According to the " Book " , yes ... PRELIMINARY assessment ONLY ... is allowed ... perhaps this part should be rewritten ???

( If I have a toothache , do I see my doctor ... or a dentist ? Given what's on the preliminary assessment menu ,
replace DOCTOR with BOOKMAKER ???????? )


What is the preliminary assessment ?

First, you'll have a preliminary assessment of your needs using a checklist. This might be carried out by a doctor or a nurse when you're being discharged from hospital, or by your GP or by a social worker.

Preliminary assessment checklist


The checklist covers the following categories ( Also known as " Care domains " ) :

behaviour.
cognition (understanding).
communication.
psychological/emotional needs.
mobility (ability to move around).
nutrition (food and drink).
continence.
skin (including wounds and ulcers).
breathing.
symptom control through drug therapies and medication.
altered states of consciousness.
other significant needs.


What is the full assessment ?

If the preliminary assessment shows that you may be eligible for CHC, then you'll have a full assessment. This will be carried out by a multi-disciplinary team, consisting of either :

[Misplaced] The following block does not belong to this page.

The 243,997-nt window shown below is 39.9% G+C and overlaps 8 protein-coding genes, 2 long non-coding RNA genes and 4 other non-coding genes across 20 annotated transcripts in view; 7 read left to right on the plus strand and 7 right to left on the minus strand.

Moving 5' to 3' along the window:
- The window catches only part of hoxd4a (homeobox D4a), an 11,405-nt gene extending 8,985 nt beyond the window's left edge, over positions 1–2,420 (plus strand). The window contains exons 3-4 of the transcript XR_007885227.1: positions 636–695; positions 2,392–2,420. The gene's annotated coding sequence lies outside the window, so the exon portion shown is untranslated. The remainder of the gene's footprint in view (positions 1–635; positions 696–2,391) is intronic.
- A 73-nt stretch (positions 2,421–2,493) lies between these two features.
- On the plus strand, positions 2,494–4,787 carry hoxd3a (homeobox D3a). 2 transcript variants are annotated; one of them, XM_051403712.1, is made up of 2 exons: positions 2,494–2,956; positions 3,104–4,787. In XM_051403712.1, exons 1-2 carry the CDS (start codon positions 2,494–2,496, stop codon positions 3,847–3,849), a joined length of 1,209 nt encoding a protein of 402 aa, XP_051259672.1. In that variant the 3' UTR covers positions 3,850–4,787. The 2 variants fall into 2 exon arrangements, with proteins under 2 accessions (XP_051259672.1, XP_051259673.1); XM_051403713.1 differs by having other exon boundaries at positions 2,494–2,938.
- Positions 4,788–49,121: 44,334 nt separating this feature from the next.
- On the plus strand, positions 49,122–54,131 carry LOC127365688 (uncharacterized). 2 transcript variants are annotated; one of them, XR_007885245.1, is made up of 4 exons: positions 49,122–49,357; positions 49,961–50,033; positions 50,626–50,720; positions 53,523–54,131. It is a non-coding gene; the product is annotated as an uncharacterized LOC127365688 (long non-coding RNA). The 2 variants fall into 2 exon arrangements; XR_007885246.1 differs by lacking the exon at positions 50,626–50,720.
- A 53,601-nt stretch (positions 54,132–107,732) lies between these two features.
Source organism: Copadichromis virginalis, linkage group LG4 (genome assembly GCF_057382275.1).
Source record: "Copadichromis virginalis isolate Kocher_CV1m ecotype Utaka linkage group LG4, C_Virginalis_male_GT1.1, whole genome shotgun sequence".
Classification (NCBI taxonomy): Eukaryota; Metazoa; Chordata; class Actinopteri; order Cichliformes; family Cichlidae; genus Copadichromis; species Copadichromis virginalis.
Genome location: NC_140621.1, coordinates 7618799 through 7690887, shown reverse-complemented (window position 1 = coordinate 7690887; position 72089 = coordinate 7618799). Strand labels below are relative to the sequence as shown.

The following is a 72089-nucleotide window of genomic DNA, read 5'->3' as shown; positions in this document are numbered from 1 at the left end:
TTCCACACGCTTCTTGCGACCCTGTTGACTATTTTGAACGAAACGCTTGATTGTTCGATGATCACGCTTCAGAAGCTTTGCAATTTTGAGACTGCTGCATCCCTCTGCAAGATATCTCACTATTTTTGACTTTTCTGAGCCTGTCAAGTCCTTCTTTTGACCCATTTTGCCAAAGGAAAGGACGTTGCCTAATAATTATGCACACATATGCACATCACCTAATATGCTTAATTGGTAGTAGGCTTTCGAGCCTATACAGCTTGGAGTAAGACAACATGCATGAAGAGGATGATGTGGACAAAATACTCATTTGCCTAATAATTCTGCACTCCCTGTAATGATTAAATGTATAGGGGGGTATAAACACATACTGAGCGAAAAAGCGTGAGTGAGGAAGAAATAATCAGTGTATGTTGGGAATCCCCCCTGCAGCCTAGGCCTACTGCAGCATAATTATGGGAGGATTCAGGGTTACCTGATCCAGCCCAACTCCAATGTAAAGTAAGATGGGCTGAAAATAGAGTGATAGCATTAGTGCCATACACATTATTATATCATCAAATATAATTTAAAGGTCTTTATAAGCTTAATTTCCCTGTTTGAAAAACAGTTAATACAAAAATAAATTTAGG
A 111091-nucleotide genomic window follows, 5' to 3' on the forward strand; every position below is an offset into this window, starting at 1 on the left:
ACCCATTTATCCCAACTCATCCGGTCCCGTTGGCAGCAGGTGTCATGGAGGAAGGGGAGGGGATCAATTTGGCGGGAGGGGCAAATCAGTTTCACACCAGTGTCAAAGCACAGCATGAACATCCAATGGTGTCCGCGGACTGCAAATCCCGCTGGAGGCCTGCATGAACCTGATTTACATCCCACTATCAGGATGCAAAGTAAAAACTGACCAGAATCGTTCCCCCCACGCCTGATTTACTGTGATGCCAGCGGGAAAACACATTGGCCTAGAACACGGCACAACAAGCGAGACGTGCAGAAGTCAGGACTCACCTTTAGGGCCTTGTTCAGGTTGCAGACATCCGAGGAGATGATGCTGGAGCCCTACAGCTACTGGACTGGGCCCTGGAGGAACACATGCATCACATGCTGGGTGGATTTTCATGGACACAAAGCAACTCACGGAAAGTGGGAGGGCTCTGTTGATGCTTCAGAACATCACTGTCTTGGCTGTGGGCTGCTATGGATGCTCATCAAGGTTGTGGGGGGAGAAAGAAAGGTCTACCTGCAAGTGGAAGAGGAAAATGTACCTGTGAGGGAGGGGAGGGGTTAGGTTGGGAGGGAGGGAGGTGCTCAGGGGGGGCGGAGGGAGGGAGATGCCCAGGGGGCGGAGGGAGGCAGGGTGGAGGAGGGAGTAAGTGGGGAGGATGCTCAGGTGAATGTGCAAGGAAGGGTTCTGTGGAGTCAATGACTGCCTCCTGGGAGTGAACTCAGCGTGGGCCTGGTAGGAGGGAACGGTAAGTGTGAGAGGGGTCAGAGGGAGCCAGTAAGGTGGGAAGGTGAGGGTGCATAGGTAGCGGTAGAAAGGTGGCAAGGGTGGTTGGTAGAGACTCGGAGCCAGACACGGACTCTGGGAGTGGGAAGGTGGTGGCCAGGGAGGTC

two healthcare professionals from different healthcare professions,
or
one healthcare professional and one specialist community care assessor.

The multi-disciplinary team will use a checklist similar to the one used in the preliminary assessment checklist and score you on how serious your needs are in each of the categories in the checklist.

Because most of the categories considered in the assessment process don't relate to mental health, and because of the way they are scored, people with only mental health problems are rarely considered eligible for CHC, as opposed to those with physical health problems.




AGE UK ... let them loose on this !

CAB and the Carers UK Advice Team in the wings ???
Hi Chris

The Social Worker called back to say that the District Nurse which serves the care home has agreed to do the preliminary assessment (says that sometimes they refuse??) and that if Mum qualifies for a further assessment they will be in touch.

I am pretty certain that she will qualify as she is no longer mobile at all and needs to be hoisted by 2 staff members, she is doubly incontinent, is unable to feed herself (using any form of cutlery and also needs help holding a cup) and has very fragile skin (many tears, bruising etc). My main concern is that they will move her.